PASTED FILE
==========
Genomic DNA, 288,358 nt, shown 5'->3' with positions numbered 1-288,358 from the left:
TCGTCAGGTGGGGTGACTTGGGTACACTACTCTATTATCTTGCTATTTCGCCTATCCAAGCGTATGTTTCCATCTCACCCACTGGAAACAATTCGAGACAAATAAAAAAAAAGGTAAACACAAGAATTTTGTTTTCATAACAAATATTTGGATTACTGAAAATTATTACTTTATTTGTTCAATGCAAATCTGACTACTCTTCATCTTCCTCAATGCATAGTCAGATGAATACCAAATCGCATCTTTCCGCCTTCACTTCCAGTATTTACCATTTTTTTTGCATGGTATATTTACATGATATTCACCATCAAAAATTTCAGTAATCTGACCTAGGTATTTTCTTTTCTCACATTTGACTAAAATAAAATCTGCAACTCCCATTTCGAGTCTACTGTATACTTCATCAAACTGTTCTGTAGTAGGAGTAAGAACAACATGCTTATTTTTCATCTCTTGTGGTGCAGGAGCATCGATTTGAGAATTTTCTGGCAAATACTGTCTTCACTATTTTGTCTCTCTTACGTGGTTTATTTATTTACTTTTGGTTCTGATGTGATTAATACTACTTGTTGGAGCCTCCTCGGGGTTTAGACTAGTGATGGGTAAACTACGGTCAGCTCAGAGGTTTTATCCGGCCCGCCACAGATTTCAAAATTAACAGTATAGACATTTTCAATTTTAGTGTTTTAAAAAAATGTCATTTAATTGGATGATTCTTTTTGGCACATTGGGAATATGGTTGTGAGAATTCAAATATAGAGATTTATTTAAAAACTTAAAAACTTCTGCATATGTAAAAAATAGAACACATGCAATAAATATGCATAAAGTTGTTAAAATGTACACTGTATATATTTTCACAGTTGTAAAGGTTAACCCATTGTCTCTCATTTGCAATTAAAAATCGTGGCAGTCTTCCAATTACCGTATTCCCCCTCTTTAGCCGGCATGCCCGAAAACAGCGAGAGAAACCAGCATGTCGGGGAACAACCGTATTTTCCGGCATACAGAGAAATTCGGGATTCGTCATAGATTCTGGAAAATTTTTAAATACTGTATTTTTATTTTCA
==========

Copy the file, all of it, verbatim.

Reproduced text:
Genomic DNA, 288,358 nt, shown 5'->3' with positions numbered 1-288,358 from the left:
TCGTCAGGTGGGGTGACTTGGGTACACTACTCTATTATCTTGCTATTTCGCCTATCCAAGCGTATGTTTCCATCTCACCCACTGGAAACAATTCGAGACAAATAAAAAAAAAGGTAAACACAAGAATTTTGTTTTCATAACAAATATTTGGATTACTGAAAATTATTACTTTATTTGTTCAATGCAAATCTGACTACTCTTCATCTTCCTCAATGCATAGTCAGATGAATACCAAATCGCATCTTTCCGCCTTCACTTCCAGTATTTACCATTTTTTTTGCATGGTATATTTACATGATATTCACCATCAAAAATTTCAGTAATCTGACCTAGGTATTTTCTTTTCTCACATTTGACTAAAATAAAATCTGCAACTCCCATTTCGAGTCTACTGTATACTTCATCAAACTGTTCTGTAGTAGGAGTAAGAACAACATGCTTATTTTTCATCTCTTGTGGTGCAGGAGCATCGATTTGAGAATTTTCTGGCAAATACTGTCTTCACTATTTTGTCTCTCTTACGTGGTTTATTTATTTACTTTTGGTTCTGATGTGATTAATACTACTTGTTGGAGCCTCCTCGGGGTTTAGACTAGTGATGGGTAAACTACGGTCAGCTCAGAGGTTTTATCCGGCCCGCCACAGATTTCAAAATTAACAGTATAGACATTTTCAATTTTAGTGTTTTAAAAAAATGTCATTTAATTGGATGATTCTTTTTGGCACATTGGGAATATGGTTGTGAGAATTCAAATATAGAGATTTATTTAAAAACTTAAAAACTTCTGCATATGTAAAAAATAGAACACATGCAATAAATATGCATAAAGTTGTTAAAATGTACACTGTATATATTTTCACAGTTGTAAAGGTTAACCCATTGTCTCTCATTTGCAATTAAAAATCGTGGCAGTCTTCCAATTACCGTATTCCCCCTCTTTAGCCGGCATGCCCGAAAACAGCGAGAGAAACCAGCATGTCGGGGAACAACCGTATTTTCCGGCATACAGAGAAATTCGGGATTCGTCATAGATTCTGGAAAATTTTTAAATACTGTATTTTTATTTTCA